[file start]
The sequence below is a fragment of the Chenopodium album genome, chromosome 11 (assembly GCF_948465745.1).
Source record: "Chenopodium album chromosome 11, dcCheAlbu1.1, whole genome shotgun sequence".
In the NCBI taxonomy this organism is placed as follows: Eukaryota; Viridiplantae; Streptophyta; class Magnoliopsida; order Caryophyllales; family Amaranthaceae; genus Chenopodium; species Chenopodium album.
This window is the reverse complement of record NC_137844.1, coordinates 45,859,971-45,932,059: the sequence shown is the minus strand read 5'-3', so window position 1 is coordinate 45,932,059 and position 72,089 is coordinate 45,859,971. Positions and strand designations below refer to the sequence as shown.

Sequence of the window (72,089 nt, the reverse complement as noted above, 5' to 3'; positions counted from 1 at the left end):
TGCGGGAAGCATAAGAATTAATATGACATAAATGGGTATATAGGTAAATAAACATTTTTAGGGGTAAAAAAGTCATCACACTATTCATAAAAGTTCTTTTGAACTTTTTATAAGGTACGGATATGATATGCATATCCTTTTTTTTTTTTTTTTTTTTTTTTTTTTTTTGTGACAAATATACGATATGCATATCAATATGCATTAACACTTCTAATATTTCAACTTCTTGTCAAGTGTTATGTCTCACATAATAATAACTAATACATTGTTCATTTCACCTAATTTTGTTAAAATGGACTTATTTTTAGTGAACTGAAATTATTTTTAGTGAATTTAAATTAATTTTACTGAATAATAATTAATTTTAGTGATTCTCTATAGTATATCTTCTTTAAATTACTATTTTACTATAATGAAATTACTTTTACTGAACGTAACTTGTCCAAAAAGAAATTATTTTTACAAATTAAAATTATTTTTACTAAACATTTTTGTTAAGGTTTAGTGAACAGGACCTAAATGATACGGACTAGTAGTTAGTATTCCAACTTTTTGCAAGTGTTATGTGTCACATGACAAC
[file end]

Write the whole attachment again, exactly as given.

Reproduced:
The sequence below is a fragment of the Chenopodium album genome, chromosome 11 (assembly GCF_948465745.1).
Source record: "Chenopodium album chromosome 11, dcCheAlbu1.1, whole genome shotgun sequence".
In the NCBI taxonomy this organism is placed as follows: Eukaryota; Viridiplantae; Streptophyta; class Magnoliopsida; order Caryophyllales; family Amaranthaceae; genus Chenopodium; species Chenopodium album.
This window is the reverse complement of record NC_137844.1, coordinates 45,859,971-45,932,059: the sequence shown is the minus strand read 5'-3', so window position 1 is coordinate 45,932,059 and position 72,089 is coordinate 45,859,971. Positions and strand designations below refer to the sequence as shown.

Sequence of the window (72,089 nt, the reverse complement as noted above, 5' to 3'; positions counted from 1 at the left end):
TGCGGGAAGCATAAGAATTAATATGACATAAATGGGTATATAGGTAAATAAACATTTTTAGGGGTAAAAAAGTCATCACACTATTCATAAAAGTTCTTTTGAACTTTTTATAAGGTACGGATATGATATGCATATCCTTTTTTTTTTTTTTTTTTTTTTTTTTTTTTTGTGACAAATATACGATATGCATATCAATATGCATTAACACTTCTAATATTTCAACTTCTTGTCAAGTGTTATGTCTCACATAATAATAACTAATACATTGTTCATTTCACCTAATTTTGTTAAAATGGACTTATTTTTAGTGAACTGAAATTATTTTTAGTGAATTTAAATTAATTTTACTGAATAATAATTAATTTTAGTGATTCTCTATAGTATATCTTCTTTAAATTACTATTTTACTATAATGAAATTACTTTTACTGAACGTAACTTGTCCAAAAAGAAATTATTTTTACAAATTAAAATTATTTTTACTAAACATTTTTGTTAAGGTTTAGTGAACAGGACCTAAATGATACGGACTAGTAGTTAGTATTCCAACTTTTTGCAAGTGTTATGTGTCACATGACAAC